The Angels are reportedly set to sign Joel Pineiro to a two-year, $16 million deal. This is a move that we Halo fans are supposed to be excited about, yet for some reason I feel like the guy who went on a game show to win a million bucks but all I left with was the home game version of the show as my consolation prize. Ladies and gentlemen, welcome to the Joel Pineiro era!
Are you intimidated, AL West rivals? Yeah, I didn’t think so.
The Angels have tried all off-season to add a stud pitcher to their rotation to no avail. They tried like crazy to trade for Roy Halladay and came up empty. They chased after Aroldis Chapman and got skunked. They tried to bring back John Lackey but were shunned in their efforts. You have to admire Tony Reagins’ persistence and dedication to the cause, but at some point you have to know when to quit. Well, instead of quitting, Reagins scraped the bottom of the supposed “ace” barrel and what he came up with was Joel Pineiro.
For all intents and purposes, Pineiro was an ace last year, winning 15 games, posting a 3.49 ERA, 1.14 WHIP and a WAR of 4.8 (16th best amongst starting pitchers). The problem is nobody knows what the hell to expect from him this year. Pessimists will no doubt fixate on his generally poor performance from 2004 thru 2008 while optimists will talk about injury problem and instead point to his very strong 2002, 2003 and 2009 seasons. If anyone can tell you what Joel Pineiro is going to do this season, they are just plain talking out their ass and therein lies the rub.
When I think about adding an ace to the Angel rotation, I don’t really consider adding a guy who the Angels could deeply regret signing by this July as someone who qualifies as an ace. The free agent market is constantly starved for quality starting pitching with teams usually falling all over themselves to overpay anyone with so much as a hint of top-notch talent and yet Joel Pineiro lingered on the market like a fart in a small room with no circulation. There are simply too many red flags on Pineiro’s resume for any team to really feel like they are getting a surefire frontline stater which is exactly why I fear that this signing will ultimately prove to be a minor disaster for the Angels, here are just a few of those reasons:
- Pineiro had his career year under the tutelage of Dave Duncan, a pitching coach renowned for his ability to turn poor pitchers into excellent pitchers. He is also known for having those pitchers turn back into crappy pitchers after they move on to another team.
- The great success of Pineiro came in the National League which is simply a much easier league for pitchers to thrive in. The American League is a much scarier beast that can really do damage to pitchers who don’t miss bats and Pineiro doesn’t miss many bats with his 4.42 K/9 last year.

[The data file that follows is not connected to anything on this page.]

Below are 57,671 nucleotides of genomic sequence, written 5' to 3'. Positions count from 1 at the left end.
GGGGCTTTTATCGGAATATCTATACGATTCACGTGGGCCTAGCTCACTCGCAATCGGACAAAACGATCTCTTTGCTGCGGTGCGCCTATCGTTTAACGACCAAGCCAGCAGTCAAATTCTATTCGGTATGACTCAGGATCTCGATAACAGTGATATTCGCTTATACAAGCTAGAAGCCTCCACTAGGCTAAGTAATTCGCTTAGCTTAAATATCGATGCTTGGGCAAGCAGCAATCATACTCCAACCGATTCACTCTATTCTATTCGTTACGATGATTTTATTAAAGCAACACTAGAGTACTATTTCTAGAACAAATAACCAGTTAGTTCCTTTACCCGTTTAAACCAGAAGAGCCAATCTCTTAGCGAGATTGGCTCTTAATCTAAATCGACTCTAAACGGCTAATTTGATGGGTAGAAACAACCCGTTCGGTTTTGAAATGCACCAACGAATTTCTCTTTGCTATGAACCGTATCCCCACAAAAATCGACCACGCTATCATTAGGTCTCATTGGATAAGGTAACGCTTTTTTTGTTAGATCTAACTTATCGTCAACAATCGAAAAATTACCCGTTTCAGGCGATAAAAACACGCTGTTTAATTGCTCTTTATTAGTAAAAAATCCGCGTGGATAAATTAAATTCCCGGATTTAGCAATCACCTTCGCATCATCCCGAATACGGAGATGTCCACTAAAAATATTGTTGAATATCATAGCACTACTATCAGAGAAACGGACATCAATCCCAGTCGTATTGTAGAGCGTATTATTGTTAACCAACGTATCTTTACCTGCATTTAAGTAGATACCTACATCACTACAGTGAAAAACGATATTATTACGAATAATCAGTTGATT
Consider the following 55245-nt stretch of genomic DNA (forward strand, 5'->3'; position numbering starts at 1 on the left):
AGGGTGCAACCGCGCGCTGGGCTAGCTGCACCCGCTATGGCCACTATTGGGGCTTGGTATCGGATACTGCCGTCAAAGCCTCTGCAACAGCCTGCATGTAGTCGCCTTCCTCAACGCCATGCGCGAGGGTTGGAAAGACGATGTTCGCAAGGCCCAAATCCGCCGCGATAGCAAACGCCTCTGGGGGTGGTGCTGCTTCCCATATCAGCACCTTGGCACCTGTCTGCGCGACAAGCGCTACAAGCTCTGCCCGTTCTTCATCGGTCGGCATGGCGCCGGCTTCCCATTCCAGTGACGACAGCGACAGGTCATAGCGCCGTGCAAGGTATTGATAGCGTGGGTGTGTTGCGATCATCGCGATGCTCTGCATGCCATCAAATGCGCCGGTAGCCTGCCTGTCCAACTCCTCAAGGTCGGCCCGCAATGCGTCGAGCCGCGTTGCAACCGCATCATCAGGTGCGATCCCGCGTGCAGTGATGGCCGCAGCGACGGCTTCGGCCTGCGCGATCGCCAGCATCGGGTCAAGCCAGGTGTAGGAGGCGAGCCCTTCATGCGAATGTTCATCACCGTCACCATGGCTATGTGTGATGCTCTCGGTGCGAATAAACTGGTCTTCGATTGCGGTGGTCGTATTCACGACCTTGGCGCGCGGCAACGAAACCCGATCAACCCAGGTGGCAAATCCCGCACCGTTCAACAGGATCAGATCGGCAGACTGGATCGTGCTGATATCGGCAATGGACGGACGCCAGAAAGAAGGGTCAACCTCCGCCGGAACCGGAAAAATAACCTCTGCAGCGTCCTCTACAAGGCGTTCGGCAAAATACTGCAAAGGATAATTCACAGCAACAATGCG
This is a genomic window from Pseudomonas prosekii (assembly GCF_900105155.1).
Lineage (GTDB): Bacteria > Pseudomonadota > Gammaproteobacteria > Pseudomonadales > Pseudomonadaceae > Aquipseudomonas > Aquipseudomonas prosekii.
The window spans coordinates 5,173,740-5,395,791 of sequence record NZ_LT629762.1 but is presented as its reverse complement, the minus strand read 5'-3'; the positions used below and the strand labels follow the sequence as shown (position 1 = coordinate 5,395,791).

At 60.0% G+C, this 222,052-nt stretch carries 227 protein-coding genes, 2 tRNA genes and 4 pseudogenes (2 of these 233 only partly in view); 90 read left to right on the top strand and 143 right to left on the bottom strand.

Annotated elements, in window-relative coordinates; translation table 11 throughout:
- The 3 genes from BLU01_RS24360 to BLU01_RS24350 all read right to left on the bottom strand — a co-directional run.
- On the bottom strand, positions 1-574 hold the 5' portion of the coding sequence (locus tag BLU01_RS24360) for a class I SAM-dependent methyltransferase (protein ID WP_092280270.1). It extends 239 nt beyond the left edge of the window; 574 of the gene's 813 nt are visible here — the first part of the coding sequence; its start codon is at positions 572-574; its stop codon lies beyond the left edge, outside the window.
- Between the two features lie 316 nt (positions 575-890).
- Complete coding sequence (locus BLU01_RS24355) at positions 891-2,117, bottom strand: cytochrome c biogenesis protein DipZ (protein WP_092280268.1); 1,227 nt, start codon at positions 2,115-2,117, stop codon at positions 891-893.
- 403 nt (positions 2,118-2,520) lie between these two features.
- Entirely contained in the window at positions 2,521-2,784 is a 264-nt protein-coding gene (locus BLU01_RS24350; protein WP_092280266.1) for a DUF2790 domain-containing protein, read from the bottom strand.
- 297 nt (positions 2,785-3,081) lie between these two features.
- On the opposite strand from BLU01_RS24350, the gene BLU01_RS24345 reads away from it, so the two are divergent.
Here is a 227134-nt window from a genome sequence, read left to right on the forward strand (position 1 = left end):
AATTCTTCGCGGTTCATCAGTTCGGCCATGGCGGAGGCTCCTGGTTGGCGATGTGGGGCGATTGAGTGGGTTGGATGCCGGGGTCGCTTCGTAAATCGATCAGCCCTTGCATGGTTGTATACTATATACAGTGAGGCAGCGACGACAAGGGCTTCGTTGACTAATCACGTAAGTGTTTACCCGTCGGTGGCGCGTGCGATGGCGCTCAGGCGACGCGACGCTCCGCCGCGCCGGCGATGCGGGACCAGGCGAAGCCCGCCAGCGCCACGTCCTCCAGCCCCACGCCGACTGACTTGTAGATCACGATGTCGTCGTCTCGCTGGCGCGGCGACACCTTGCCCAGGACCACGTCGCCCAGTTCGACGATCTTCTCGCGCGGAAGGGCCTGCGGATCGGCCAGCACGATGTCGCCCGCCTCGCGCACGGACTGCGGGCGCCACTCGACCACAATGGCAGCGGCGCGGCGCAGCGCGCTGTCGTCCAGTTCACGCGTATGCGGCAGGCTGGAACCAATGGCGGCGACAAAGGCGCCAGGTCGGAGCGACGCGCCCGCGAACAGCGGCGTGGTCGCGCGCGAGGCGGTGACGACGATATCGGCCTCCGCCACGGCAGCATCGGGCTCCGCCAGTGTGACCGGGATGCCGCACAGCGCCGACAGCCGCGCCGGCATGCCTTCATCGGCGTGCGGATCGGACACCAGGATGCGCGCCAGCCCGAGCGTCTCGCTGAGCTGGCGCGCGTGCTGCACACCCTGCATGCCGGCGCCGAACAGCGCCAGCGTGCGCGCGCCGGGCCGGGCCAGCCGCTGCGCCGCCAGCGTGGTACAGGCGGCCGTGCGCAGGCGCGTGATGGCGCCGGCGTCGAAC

- Pineiro finished the year with a 3.49 ERA, but he did not finish the season strong posting ERAs of 4.19 and 4.93 in the months of August and September, respectively, and allowing a total of seven homers during that span after allowing just three dingers in all the previous months combined. It is almost like the hitters finally figured out whatever he was doing differently. Uh oh!
- Pineiro was a once a promising pitcher with the Mariners, featuring more of a power style of pitching but has suffered from elbow and shoulder problems the last few years, so at least there is no guarantee Pineiro is durable.
- I’ve seen this before, a career underachiever who after turning 30 had the best year of his career during a contract year. That reminds me of someone, but I can’t quite put my finger on it. Wait… I think I am remembering…
To be fair, if Pineiro bombs as badly as Private Matthews did, the Angels won’t pay nearly as dearly. If Pineiro turns out to suck, the team is only stuck with him for two years instead of five. On the flip side, if Pineiro does find a way to continue to thrive, the Angels are getting themselves a real bargain at $8 million per year (but keep his price tag in mind when we see much higher upside guys like Ben Sheets and Erik Bedard for a similar price in the next few weeks). For as big a risk as this is on the talent side of the equation, it is only a moderate risk financially. And while I do paint a picture of doom and gloom for Pineiro’s Angel career, there is a legitimate chance that he could succeed.
The real supposed key to his success is the sudden development of a new sinking fastball. Joel never really used the pitch much until last season and the result was a staggering increase in groundballs induced. For his career, Pineiro sports a 1.54 GB/FB ratio, but in 2009 his new pitch saw that ratio climb to 2.54 making him far and away the premier groundball pitching in baseball last season. That strikes me as a screaming anomaly, but it is something to hang your hat on and with the Angels owning a strong infield defense, it just might work out for everyone no matter how much contact Pineiro allows.
“Working out well” is a relative phrase though. Even the most optimistic of projections for Pineiro in 2010 have him ending the season with an ERA just above 4.00 and WAR comparable to a #2 or #3 starter and for a team that already has a rotation full of #2 and #3 starters, that just isn’t good enough.